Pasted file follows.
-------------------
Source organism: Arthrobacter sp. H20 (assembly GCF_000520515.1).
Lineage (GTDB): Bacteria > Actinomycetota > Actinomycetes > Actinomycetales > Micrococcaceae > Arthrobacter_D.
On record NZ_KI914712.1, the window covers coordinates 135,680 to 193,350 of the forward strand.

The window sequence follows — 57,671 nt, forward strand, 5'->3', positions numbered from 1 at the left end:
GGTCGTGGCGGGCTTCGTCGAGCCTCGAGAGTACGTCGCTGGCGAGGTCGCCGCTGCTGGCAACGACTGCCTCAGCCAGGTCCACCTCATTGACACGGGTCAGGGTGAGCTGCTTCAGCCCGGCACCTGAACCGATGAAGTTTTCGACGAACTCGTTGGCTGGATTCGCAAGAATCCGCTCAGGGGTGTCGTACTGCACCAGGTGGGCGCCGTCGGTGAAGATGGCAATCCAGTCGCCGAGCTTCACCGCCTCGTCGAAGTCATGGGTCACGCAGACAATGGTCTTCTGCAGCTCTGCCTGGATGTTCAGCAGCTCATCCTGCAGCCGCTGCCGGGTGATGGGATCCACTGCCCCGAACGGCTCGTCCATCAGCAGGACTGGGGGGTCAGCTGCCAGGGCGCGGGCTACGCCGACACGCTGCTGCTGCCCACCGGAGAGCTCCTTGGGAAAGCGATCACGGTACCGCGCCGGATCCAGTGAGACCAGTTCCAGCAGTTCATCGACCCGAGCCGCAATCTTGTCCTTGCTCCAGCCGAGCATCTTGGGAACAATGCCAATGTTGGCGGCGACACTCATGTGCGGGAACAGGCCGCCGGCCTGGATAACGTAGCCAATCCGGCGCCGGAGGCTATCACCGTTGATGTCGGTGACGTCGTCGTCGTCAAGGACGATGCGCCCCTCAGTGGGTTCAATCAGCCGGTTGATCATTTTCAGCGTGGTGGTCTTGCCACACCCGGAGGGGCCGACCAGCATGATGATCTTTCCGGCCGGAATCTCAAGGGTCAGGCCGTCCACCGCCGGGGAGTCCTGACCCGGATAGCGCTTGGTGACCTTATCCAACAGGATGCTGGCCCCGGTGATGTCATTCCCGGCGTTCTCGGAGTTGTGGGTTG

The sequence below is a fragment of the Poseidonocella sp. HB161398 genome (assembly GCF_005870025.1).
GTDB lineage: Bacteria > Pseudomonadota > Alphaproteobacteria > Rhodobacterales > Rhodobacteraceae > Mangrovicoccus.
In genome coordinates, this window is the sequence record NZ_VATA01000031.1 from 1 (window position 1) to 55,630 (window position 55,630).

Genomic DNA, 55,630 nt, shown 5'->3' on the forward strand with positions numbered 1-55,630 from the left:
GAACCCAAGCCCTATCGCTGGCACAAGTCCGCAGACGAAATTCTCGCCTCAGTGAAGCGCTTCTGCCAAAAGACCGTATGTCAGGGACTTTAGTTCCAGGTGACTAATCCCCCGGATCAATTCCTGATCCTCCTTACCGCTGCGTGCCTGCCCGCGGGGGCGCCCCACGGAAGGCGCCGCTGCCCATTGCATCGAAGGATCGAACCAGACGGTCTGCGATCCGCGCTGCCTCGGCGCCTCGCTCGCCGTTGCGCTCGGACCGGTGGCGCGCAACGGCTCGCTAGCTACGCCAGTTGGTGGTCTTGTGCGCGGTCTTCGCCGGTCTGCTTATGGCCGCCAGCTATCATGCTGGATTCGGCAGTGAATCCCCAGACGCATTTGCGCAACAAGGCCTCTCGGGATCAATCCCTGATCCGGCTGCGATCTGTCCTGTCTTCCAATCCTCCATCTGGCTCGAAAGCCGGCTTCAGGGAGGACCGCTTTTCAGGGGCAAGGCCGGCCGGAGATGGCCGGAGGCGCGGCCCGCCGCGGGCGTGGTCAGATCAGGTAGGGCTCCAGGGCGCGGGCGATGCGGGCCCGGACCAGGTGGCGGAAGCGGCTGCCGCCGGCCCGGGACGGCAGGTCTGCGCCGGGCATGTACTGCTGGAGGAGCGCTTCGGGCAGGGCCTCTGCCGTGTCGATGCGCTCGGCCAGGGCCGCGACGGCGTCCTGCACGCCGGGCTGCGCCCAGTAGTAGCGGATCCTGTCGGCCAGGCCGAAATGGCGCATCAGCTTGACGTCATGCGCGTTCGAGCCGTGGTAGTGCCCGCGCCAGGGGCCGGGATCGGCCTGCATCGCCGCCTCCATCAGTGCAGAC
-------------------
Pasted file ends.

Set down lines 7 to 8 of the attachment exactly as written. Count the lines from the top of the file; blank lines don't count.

GTDB lineage: Bacteria > Pseudomonadota > Alphaproteobacteria > Rhodobacterales > Rhodobacteraceae > Mangrovicoccus.
In genome coordinates, this window is the sequence record NZ_VATA01000031.1 from 1 (window position 1) to 55,630 (window position 55,630).